The ongoing digitisation of trade finance

As trade finance evolves, it is important to focus on both short-term incremental improvements to processes and longer-term innovations such as blockchain, says Dermot Canavan, head of Trade Finance Services, Product Management at ING Wholesale Banking.

Trade finance has existed for hundreds of years, if not millennia. As long as there has been trade between countries, there has been a need for companies and financial institutions to manage the risks associated with a process that, by definition, takes place in locations where the buyer or seller has limited visibility and in circumstances where they may not have a strong relationship with their counterparty.

Canavan portrait

Necessarily, the practicalities of managing those uncertainties are complex and often cumbersome. Even today the vast majority of documentation associated with trade, such as invoices, bills of lading or inspection certificates, remains paper based. As trade has become an ever-larger part of the global economy, and trade routes have lengthened, administrative burdens connected with trade finance have multiplied.

For companies involved in trade, the sheer volume of paper is challenging. Transporting, storing and accessing relevant information is difficult and increases turnaround times and costs. For banks, the use of paper-based documentation similarly results in complex processes and procedures.

Today, these burdens have been intensified by an increasingly stringent regulatory environment, with global, regional and national rules requiring an enormous amount of information about parties involved in trade. For example, banks are understandably prohibited from facilitating trade with countries facing sanctions. However, they also cannot be party to trading that involves a ship that at some point in its life has been connected with a country that has sanctions imposed against it. Paper-based documentation makes it difficult to achieve the visibility needed for effective sanctions screening.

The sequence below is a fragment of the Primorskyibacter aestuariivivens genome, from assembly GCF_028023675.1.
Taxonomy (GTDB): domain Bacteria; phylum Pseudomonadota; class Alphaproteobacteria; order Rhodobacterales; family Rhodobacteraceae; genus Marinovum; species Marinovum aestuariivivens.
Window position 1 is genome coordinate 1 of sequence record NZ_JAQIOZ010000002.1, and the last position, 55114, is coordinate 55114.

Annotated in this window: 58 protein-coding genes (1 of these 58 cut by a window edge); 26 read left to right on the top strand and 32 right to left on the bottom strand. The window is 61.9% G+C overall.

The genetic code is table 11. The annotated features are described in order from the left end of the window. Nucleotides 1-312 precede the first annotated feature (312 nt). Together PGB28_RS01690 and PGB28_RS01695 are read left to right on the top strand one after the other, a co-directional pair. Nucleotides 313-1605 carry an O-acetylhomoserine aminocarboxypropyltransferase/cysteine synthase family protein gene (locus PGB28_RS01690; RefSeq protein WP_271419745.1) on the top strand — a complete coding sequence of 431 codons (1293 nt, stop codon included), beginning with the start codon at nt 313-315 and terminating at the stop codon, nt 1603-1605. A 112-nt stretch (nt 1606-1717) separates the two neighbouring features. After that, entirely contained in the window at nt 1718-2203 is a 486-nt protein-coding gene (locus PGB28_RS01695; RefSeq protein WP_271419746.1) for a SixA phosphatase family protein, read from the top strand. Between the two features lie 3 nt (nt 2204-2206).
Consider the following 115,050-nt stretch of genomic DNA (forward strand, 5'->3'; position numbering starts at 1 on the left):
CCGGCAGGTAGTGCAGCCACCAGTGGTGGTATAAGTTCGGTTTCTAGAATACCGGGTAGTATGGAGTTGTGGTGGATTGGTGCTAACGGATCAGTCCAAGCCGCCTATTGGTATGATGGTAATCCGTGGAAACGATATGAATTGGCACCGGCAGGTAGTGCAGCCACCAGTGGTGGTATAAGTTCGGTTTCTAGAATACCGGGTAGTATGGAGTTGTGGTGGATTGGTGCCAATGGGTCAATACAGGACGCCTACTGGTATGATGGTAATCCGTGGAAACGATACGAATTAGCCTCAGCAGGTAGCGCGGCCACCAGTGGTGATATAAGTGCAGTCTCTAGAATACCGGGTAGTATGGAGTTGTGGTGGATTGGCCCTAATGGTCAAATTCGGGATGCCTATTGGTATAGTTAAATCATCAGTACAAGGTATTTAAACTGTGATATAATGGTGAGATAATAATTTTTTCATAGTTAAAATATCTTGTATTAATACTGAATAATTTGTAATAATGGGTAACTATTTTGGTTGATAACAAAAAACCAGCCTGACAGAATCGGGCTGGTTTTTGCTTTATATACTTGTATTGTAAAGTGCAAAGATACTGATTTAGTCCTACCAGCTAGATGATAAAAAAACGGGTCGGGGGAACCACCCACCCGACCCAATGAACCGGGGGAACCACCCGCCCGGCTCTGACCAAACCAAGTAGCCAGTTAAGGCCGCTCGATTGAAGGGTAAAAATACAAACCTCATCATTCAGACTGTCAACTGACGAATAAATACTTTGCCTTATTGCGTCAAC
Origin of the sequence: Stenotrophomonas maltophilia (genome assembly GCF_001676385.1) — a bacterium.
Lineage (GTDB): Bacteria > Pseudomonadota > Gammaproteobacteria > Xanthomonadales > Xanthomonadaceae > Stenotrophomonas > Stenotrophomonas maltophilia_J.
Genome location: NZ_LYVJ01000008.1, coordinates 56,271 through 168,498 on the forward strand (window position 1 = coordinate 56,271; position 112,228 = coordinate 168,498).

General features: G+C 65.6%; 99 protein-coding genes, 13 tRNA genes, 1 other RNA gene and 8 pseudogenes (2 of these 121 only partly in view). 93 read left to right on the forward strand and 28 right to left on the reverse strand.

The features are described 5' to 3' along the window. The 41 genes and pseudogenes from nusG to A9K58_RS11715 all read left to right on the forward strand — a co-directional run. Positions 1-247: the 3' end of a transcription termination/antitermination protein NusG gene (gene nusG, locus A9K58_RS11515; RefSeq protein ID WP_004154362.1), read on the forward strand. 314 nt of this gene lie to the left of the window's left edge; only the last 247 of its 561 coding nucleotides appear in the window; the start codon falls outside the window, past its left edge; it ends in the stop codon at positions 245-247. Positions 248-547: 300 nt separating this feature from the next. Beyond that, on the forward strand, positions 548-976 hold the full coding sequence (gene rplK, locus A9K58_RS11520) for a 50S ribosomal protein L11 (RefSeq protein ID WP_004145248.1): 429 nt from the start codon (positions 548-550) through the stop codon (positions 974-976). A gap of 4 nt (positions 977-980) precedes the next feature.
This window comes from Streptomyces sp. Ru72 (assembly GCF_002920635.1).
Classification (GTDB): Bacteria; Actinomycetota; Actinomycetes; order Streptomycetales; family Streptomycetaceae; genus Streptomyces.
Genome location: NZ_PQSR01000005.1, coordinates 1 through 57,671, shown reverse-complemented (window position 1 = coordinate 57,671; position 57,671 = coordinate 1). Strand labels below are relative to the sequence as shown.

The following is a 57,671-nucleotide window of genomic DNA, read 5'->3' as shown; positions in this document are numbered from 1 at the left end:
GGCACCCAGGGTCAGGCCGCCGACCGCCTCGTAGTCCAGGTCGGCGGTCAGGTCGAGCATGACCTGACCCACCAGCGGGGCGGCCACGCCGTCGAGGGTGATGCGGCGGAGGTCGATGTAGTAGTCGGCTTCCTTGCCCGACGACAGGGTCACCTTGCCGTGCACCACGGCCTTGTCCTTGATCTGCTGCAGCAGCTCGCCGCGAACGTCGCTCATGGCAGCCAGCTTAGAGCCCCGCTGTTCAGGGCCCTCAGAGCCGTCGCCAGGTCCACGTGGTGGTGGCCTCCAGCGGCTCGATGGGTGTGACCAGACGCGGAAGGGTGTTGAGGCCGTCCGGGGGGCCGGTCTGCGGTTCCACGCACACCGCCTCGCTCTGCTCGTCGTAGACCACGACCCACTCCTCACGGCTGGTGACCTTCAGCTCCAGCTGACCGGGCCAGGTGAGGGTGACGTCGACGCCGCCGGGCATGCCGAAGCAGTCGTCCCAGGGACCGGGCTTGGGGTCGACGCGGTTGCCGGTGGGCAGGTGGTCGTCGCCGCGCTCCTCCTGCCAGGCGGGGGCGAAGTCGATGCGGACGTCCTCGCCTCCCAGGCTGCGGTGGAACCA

Applying existing technologies to old processes

ING plays a leading role in financing large commodity traders and also works with a wide variety of small and medium-sized enterprises and large corporates around the world. The bank constantly reviews its processes and procedures with the aim of finding ways to make clients’ trade finance-related processes easier to manage. It also looks for opportunities to bring existing technologies to the trade world in ways that will reduce paper-based processes and support clients’ day-to-day activities.